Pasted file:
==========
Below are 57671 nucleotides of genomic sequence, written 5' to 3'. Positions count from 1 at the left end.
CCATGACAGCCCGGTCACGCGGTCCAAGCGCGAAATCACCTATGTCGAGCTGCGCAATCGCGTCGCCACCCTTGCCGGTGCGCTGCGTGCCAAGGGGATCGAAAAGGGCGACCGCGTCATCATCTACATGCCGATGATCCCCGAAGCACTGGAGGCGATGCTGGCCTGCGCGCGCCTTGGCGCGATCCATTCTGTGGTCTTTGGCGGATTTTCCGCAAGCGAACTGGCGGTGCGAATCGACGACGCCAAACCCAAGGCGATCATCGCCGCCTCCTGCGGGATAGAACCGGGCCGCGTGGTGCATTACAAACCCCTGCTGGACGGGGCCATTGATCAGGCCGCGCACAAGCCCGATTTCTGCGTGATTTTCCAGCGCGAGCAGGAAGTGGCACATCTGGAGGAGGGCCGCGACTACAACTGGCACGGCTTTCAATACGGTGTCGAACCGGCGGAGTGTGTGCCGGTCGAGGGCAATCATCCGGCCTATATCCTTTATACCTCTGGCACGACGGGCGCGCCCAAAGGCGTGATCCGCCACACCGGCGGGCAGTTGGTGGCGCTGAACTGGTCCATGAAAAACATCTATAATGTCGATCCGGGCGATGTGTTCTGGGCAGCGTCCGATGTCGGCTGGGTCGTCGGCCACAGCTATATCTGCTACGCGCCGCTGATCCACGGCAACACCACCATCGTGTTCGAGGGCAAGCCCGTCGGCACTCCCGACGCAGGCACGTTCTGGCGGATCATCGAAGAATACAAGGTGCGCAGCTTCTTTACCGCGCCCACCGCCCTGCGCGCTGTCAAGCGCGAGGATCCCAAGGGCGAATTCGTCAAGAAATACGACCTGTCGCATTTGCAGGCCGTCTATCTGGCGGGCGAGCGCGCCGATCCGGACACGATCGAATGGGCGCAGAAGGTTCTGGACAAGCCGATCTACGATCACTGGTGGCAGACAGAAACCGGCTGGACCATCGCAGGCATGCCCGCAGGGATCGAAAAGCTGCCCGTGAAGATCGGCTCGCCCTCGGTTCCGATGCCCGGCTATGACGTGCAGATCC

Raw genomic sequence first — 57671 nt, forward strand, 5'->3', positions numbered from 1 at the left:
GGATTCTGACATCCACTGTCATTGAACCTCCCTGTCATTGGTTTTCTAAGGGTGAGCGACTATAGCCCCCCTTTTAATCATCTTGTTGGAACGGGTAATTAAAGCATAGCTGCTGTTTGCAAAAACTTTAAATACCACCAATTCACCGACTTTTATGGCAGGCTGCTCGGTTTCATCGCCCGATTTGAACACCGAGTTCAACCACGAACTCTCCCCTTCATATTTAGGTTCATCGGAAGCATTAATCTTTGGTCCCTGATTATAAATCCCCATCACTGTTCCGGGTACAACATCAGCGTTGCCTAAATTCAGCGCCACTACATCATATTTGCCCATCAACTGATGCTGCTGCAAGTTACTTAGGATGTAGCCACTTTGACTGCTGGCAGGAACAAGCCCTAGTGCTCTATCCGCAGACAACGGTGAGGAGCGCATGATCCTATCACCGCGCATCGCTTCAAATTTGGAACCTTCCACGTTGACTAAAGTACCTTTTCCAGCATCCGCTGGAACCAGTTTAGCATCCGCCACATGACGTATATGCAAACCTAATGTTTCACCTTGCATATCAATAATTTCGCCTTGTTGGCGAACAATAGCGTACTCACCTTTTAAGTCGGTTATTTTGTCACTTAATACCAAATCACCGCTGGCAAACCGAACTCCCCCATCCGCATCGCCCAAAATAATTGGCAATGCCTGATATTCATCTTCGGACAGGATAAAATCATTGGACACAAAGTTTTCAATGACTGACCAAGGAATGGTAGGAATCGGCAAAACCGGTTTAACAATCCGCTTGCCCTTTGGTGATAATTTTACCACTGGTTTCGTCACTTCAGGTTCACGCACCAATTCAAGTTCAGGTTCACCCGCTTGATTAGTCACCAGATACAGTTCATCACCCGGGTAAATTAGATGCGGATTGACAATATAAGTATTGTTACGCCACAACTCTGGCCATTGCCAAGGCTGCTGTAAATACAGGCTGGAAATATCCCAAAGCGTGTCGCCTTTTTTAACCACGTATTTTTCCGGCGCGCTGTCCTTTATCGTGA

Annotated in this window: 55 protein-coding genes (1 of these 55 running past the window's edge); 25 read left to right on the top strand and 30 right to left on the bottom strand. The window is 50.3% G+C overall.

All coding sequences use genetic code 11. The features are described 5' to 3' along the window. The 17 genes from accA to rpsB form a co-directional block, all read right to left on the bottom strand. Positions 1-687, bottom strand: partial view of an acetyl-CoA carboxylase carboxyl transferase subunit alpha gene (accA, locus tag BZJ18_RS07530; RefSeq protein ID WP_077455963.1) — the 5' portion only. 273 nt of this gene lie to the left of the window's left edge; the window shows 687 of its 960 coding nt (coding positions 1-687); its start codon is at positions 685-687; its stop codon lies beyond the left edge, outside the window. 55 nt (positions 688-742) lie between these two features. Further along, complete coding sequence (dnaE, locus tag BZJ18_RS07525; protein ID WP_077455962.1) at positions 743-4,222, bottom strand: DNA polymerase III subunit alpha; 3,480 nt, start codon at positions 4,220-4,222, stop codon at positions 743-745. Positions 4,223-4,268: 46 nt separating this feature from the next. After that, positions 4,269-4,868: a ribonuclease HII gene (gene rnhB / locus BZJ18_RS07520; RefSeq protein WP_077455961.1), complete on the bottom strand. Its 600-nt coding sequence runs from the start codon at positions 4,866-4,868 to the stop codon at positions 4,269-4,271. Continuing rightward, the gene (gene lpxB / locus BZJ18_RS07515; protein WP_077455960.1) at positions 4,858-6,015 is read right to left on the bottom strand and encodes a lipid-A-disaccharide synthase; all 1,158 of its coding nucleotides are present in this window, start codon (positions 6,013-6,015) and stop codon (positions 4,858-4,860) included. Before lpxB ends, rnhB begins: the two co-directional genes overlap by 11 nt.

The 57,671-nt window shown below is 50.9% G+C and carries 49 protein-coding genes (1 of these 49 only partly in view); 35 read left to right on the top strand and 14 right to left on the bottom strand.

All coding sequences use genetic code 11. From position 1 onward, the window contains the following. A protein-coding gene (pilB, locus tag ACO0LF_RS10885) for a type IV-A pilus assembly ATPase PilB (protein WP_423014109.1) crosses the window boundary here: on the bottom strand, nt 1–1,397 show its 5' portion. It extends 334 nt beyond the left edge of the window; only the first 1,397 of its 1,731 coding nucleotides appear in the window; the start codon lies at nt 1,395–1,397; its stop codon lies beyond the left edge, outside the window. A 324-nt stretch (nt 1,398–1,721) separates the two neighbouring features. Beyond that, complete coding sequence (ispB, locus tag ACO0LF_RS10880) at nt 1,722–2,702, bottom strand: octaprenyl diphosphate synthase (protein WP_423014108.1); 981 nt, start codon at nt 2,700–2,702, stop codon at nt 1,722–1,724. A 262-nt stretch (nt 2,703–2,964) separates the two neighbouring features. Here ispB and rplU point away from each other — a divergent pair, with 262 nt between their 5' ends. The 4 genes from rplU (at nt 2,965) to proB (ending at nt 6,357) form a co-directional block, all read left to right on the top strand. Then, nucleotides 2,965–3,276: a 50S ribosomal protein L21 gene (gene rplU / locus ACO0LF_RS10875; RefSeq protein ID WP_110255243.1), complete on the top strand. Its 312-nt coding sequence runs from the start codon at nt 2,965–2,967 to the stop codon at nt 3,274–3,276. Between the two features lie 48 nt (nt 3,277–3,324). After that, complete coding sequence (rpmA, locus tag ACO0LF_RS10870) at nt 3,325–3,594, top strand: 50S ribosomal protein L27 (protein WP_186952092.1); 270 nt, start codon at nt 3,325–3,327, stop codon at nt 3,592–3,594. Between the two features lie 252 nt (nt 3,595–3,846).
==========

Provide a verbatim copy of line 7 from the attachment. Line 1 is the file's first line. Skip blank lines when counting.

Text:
The 57,671-nt window shown below is 50.9% G+C and carries 49 protein-coding genes (1 of these 49 only partly in view); 35 read left to right on the top strand and 14 right to left on the bottom strand.